Censuswide, an independent market research firm, was commissioned by Relay42 to undertake the survey. 50 interviews were conducted using an online methodology across C-Level executives within the financial services Industry, in the United Kingdom. Quotas were placed on age, gender and region across each market to ensure a nationally representative audience.

The whitepaper ‘GDPR for Financial Services Marketing’, is free for download.

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92% of UK Businesses Will Increase or Maintain Digital Customer Engagement Spend in 2021, Finds Twilio’s State of Customer Engagement Report 

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92% of UK Businesses Will Increase or Maintain Digital Customer Engagement Spend in 2021, Finds Twilio’s State of Customer Engagement Report  1

One third of UK companies (30%) increased spend on digital transformation by 50-99% in 2020 compared with 2019

UK businesses took longer than other countries to accelerate digital transformation, at an average of 43 days behind France (34), Germany (32), Spain (32), the US (32) and Italy (30)

Twilio (NYSE: TWLO), the leading cloud communications platform, today released its second annual State of Customer Engagement Report, which delves into businesses’ spend and behaviour when it comes to digital communications and customer engagement. This report combines insight from the Twilio platform, which powers over 1 trillion human interactions annually, with results of new global research of 2,500 enterprise decision makers, 300 of which were from the UK. The report reveals that digital communications were critical to business survival in 2020, and the solutions built will shape business success in the post-pandemic economy.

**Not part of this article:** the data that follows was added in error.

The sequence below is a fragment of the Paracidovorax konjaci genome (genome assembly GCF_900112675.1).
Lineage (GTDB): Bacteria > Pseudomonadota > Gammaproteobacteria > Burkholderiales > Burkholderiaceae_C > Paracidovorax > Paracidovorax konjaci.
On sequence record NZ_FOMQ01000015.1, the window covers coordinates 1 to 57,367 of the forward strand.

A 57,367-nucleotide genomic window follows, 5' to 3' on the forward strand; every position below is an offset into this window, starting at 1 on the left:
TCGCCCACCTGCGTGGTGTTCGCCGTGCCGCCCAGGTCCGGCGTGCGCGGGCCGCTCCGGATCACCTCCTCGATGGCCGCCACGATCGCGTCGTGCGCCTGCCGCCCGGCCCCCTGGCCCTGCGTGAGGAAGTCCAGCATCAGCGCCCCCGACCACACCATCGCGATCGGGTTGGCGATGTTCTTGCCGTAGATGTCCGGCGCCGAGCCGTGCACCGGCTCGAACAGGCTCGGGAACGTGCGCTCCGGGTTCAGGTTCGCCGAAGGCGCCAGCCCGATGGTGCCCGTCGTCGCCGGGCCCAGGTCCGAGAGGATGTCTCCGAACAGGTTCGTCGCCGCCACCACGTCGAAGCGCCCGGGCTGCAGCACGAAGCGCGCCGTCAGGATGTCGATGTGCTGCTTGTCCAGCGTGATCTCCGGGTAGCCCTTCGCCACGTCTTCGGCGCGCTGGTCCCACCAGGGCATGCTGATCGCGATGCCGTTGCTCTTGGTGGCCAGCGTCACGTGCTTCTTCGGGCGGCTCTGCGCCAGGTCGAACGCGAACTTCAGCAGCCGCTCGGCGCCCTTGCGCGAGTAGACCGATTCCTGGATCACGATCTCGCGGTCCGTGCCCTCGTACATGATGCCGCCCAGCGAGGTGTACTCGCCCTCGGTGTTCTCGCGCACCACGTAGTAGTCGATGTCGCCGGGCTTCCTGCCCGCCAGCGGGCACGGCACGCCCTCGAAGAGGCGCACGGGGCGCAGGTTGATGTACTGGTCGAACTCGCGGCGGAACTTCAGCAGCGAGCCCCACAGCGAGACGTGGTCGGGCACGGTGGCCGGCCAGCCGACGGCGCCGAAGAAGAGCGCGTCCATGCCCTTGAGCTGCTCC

“Digital connection was a defining part of every pandemic experience, and it will be the foundation of the next phase of digital transformation,” said Glenn Weinstein, Chief Customer Officer at Twilio. “From the complex logistics of vaccine distribution, to powering the hybrid workforce, digital engagement is already playing a critical role in the process of recovery and rebuilding the world is tackling now.”

“We’ve seen a huge boost to digital transformation in the past year, and that shows no signs of slowing in 2021. Prior to the pandemic, under half of the UK’s customer engagement was digital, but already that percentage has increased to more than 60%. We have no doubt that this will continue to rise, as businesses strive to address the varying expectations of customers through a mix of digital channels,” said David Parry-Jones, Vice President, EMEA at Twilio.

Key findings from the report include:

  • Digital engagement will remain essential to business survival and success. More than eight in ten UK companies (82%) report digital customer engagement will be critically or very important to their success going forward, while 43% suggested that revenue would be lost should their customer engagement not be digitised. Prior to COVID-19, UK respondents said that less than half (48.4%) of their organisation’s customer engagement was digital. Today, that has increased to an average of 61.6%.